"LEAKING IS A TWO EDGED SWORD"
My friend Bruce Kesler,
at Democracy Project
, has a sober and overdue examination of secrecy, leaking and national security in the wake of The New York Times intentionally perverse outing of a critical intelligence program
designed to track the financial transactions of terrorist groups. "Transparency Needed To Control Leaks
" cuts to the heart of the problem - some excerpts:"The furor over the New York Times and other newspapers’ publication of national security secrets disguises a larger problem: the media and government knowingly collude in leaking secret information. There is a federal law against leaking communications intelligence (U.S. Code Title 18, Part I, Chapter 37, Paragraph 798) that has not been enforced. For those who wonder why there are not prosecutions of leakers of national security programs, this wider collusion between the media and government officials may be partly responsible...However, leaking is a two-edged sword, as the administration and those close to it employ leaks to get their side of stories published or to lead discussion of selected issues. The revelation of the secret briefing by General Casey about the proposed draw down schedule of U.S. troops in Iraq, subject to events and negotiations with the Iraqi government, may be aimed at defusing Democrat calls for setting a rigid timetable....One can point to a long tradition of presidents and senior administration officials “speaking off the record” to reporters on sensitive issues. However, one can also point out that self-restraint by the media on matters of national security was greater in previous times. This means of communication to further the public’s understanding of issues and to build mutual trust was useful to the government, to reporters, and the public....What is required is new legislation that broadens the existing U.S. Code to include all matters of national security, applicable to all present and former government employees and officials, Congressional members and staff, and the media, coupled with confidential prior judicial consideration and enforcement mechanisms, and strict prosecution of those not abiding.If this or any administration has something worth keeping secret, it should be willing to seek prosecution of its own employees who break that trust. If Congress needs more information to perform its representative functions, it must be willing to be policed for those who break trust. If media are to be a “fourth estate” instead of a “fifth column,” it must respect judged national security and be willing to be restrained. "Read it in full here.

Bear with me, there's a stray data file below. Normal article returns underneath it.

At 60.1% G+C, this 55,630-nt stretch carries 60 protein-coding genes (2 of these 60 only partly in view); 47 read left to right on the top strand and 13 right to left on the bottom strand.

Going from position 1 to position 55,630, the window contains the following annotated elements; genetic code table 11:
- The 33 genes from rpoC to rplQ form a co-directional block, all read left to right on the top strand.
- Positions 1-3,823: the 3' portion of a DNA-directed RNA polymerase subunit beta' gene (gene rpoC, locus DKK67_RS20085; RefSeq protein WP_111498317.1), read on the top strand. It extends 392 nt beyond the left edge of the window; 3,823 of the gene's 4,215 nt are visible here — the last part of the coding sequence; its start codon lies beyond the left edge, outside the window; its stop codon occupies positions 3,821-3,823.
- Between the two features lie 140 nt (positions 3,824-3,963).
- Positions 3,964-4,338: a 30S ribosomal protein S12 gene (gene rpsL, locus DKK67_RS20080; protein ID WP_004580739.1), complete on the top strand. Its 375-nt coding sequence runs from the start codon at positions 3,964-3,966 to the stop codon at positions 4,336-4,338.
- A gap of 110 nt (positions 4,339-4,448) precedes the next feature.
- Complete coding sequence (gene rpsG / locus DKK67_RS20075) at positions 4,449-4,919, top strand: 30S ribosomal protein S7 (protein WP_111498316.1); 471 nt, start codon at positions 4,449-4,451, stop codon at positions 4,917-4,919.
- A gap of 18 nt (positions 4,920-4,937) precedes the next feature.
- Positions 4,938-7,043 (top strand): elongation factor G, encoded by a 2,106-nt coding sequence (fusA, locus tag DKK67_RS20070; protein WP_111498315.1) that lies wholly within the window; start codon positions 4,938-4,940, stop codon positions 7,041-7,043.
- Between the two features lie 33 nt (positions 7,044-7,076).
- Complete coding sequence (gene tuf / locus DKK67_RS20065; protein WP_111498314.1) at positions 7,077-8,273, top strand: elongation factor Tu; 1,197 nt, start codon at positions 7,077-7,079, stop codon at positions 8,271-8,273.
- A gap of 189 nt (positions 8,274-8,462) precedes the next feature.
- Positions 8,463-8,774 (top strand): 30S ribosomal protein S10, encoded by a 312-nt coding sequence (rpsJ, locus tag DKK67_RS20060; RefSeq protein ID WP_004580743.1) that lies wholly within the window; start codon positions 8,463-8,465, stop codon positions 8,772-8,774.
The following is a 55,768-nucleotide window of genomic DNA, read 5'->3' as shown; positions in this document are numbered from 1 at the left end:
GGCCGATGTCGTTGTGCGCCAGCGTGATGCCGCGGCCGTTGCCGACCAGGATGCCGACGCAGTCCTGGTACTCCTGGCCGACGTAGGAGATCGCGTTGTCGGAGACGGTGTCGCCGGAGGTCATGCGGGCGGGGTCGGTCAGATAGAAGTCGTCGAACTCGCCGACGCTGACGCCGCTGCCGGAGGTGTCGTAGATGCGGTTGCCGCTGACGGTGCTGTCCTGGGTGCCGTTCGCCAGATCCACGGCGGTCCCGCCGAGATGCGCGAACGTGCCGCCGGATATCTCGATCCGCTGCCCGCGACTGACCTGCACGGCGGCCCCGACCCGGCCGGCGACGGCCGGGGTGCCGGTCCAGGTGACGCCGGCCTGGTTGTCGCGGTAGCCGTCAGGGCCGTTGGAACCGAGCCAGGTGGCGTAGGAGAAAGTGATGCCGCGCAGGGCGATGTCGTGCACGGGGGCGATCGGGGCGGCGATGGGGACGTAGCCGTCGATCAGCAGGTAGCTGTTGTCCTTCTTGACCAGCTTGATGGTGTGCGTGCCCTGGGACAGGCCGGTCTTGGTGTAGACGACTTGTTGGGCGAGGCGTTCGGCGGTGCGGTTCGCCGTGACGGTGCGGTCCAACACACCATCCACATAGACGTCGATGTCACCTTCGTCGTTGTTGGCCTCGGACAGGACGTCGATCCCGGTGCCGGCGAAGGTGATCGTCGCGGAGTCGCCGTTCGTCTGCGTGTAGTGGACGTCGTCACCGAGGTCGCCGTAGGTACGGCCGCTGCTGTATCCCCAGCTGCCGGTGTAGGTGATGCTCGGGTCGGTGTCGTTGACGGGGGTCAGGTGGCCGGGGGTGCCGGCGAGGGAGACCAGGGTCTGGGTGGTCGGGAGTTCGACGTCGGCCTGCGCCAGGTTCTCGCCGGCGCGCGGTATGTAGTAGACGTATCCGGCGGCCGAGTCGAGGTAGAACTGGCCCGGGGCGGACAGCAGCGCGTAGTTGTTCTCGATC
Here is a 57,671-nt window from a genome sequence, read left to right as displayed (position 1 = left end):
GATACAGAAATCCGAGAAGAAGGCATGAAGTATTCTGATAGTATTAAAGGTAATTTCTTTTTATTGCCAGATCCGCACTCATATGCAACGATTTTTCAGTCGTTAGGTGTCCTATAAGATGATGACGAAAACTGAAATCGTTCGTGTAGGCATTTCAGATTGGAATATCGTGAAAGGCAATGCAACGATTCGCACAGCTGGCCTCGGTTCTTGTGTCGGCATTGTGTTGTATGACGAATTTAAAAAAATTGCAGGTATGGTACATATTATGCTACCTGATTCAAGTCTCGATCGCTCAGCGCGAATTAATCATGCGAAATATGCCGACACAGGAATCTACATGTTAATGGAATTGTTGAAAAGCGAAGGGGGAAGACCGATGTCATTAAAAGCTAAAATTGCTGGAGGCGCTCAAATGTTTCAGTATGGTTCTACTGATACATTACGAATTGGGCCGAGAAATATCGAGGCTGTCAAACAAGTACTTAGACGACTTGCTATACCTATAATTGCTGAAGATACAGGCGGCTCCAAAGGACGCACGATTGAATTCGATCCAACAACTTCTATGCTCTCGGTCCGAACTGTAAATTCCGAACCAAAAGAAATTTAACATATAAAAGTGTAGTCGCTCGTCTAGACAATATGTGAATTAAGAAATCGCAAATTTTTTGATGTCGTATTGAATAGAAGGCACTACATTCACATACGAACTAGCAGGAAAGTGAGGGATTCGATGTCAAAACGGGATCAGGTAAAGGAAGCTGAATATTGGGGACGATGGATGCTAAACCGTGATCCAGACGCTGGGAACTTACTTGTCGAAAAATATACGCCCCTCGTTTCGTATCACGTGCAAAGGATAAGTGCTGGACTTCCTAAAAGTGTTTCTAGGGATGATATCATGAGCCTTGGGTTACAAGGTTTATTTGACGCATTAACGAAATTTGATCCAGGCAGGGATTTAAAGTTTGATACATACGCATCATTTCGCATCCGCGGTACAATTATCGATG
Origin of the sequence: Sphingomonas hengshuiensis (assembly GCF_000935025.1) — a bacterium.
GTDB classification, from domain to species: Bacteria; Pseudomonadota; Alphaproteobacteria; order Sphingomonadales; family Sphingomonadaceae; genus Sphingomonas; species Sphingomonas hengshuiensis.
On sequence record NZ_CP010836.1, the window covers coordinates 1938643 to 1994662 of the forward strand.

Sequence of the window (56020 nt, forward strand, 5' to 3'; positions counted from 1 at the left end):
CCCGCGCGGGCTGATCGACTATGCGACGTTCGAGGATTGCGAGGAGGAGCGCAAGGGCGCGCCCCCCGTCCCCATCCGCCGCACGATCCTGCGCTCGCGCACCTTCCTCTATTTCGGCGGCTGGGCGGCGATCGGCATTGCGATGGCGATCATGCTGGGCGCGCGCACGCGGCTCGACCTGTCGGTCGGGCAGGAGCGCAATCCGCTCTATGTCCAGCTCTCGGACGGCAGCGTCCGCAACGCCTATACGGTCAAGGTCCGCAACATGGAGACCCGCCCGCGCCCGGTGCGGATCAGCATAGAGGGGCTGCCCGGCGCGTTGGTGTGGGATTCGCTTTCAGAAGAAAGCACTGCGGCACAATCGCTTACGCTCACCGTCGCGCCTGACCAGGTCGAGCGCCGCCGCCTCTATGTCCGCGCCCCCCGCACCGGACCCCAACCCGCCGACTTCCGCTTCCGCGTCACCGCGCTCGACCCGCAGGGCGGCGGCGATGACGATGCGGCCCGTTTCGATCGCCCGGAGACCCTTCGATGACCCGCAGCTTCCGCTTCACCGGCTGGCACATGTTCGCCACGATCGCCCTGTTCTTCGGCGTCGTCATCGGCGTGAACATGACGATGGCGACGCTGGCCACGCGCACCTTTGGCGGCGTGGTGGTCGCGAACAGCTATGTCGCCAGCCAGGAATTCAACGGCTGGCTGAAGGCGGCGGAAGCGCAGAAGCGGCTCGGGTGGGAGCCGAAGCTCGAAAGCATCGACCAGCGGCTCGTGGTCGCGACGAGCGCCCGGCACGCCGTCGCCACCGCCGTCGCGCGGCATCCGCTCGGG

I have to second much of Bruce's argument, though with less eloquence.
The leakage in Washington is an elite bipartisan effort to use the products of the IC as political clubs with which to beat one another, costs to the rest of us be damned - Congress, the White House, the Pentagon, the CIA, the State Department, reporters, editors, Republicans, Democrats - no one has clean hands here. A major part of the problem is that the Federal government is to the designation " top secret" what the Weimar Republic was to money. The hyperinflation in secrecy classification is mostly used to hide that which is politically embarrassing or, frequently, rather trivial, for decades. Additionally, it is applied to what can only be described as a cosmic number of documents. This mindboggling expansion of what is considered "secret" radically degrades respect for what ought be considered, and kept, truly secret.
A reduction of official secrecy by about 90 % would do national security no harm but democracy a whole lot of good.
Speaking as a historian, even most of even what should
be considered " secret" - for example, time sensitive information related to diplomatic negotiations - can be safely published in just a few years time. Far less time, in fact, than what is currently used to declassify papers for each new edition of FRUS
. Intelligence sources and methods - especially those of ongoing covert operations like the one destroyed by the editors of the Times
- are another matter. Publication here does serious damage to U.S. interests and in some instances, endangers lives. Other than in cases of alerting the public to grave
wrongdoing by government officials, this behavior is both unethical and illegal and should be subject to prosecution, as Bruce suggests.
Can we trust administration officials -this one or any other - to make the right call here ? Or the Congress ? Or bureaucrats ? Unfortunately not, as history shows that officeholders have a natural inclination to hide as many activities as possible from public view. For its part, a media that feels professionally inclined to be "neutral" between apocalyptic terrorists and their own government that is trying to defend them is no safe guardian either.
A law, narrowly defined to relate only to intelligence operations that have been properly reported to Congress, should suffice to protect that which should be truly kept secret but the political will to punish leakers and the wisdom to use it wisely must come from the American people themselves.
Their elected representatives, their journalists, left to their own devices, are self-serving and faithless.